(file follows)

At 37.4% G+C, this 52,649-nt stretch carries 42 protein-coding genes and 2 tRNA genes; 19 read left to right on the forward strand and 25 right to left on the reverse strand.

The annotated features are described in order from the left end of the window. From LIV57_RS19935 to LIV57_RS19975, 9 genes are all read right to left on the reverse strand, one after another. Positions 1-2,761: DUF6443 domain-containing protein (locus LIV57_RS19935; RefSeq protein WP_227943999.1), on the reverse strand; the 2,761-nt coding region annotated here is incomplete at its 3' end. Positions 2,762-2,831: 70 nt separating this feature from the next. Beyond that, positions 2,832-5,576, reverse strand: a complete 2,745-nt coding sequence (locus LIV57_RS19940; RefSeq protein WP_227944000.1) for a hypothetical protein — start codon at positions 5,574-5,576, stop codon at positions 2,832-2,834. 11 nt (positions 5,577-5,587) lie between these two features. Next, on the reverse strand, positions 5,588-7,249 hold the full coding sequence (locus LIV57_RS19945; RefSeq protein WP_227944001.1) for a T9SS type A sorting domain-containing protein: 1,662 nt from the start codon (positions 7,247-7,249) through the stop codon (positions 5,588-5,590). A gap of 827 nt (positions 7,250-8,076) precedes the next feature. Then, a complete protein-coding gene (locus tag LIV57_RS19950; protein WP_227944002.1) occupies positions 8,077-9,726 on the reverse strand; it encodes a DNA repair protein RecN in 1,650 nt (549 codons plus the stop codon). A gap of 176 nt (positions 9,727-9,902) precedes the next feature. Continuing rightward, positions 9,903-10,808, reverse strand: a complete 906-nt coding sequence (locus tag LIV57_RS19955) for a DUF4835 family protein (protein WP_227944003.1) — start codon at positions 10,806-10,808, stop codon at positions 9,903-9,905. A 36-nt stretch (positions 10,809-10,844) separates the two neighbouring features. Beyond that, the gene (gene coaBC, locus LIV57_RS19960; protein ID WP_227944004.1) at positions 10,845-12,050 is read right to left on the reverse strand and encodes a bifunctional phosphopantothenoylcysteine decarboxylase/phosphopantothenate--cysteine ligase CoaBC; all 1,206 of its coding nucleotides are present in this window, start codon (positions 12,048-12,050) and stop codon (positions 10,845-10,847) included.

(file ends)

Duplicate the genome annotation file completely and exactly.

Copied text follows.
At 37.4% G+C, this 52,649-nt stretch carries 42 protein-coding genes and 2 tRNA genes; 19 read left to right on the forward strand and 25 right to left on the reverse strand.

The annotated features are described in order from the left end of the window. From LIV57_RS19935 to LIV57_RS19975, 9 genes are all read right to left on the reverse strand, one after another. Positions 1-2,761: DUF6443 domain-containing protein (locus LIV57_RS19935; RefSeq protein WP_227943999.1), on the reverse strand; the 2,761-nt coding region annotated here is incomplete at its 3' end. Positions 2,762-2,831: 70 nt separating this feature from the next. Beyond that, positions 2,832-5,576, reverse strand: a complete 2,745-nt coding sequence (locus LIV57_RS19940; RefSeq protein WP_227944000.1) for a hypothetical protein — start codon at positions 5,574-5,576, stop codon at positions 2,832-2,834. 11 nt (positions 5,577-5,587) lie between these two features. Next, on the reverse strand, positions 5,588-7,249 hold the full coding sequence (locus LIV57_RS19945; RefSeq protein WP_227944001.1) for a T9SS type A sorting domain-containing protein: 1,662 nt from the start codon (positions 7,247-7,249) through the stop codon (positions 5,588-5,590). A gap of 827 nt (positions 7,250-8,076) precedes the next feature. Then, a complete protein-coding gene (locus tag LIV57_RS19950; protein WP_227944002.1) occupies positions 8,077-9,726 on the reverse strand; it encodes a DNA repair protein RecN in 1,650 nt (549 codons plus the stop codon). A gap of 176 nt (positions 9,727-9,902) precedes the next feature. Continuing rightward, positions 9,903-10,808, reverse strand: a complete 906-nt coding sequence (locus tag LIV57_RS19955) for a DUF4835 family protein (protein WP_227944003.1) — start codon at positions 10,806-10,808, stop codon at positions 9,903-9,905. A 36-nt stretch (positions 10,809-10,844) separates the two neighbouring features. Beyond that, the gene (gene coaBC, locus LIV57_RS19960; protein ID WP_227944004.1) at positions 10,845-12,050 is read right to left on the reverse strand and encodes a bifunctional phosphopantothenoylcysteine decarboxylase/phosphopantothenate--cysteine ligase CoaBC; all 1,206 of its coding nucleotides are present in this window, start codon (positions 12,048-12,050) and stop codon (positions 10,845-10,847) included.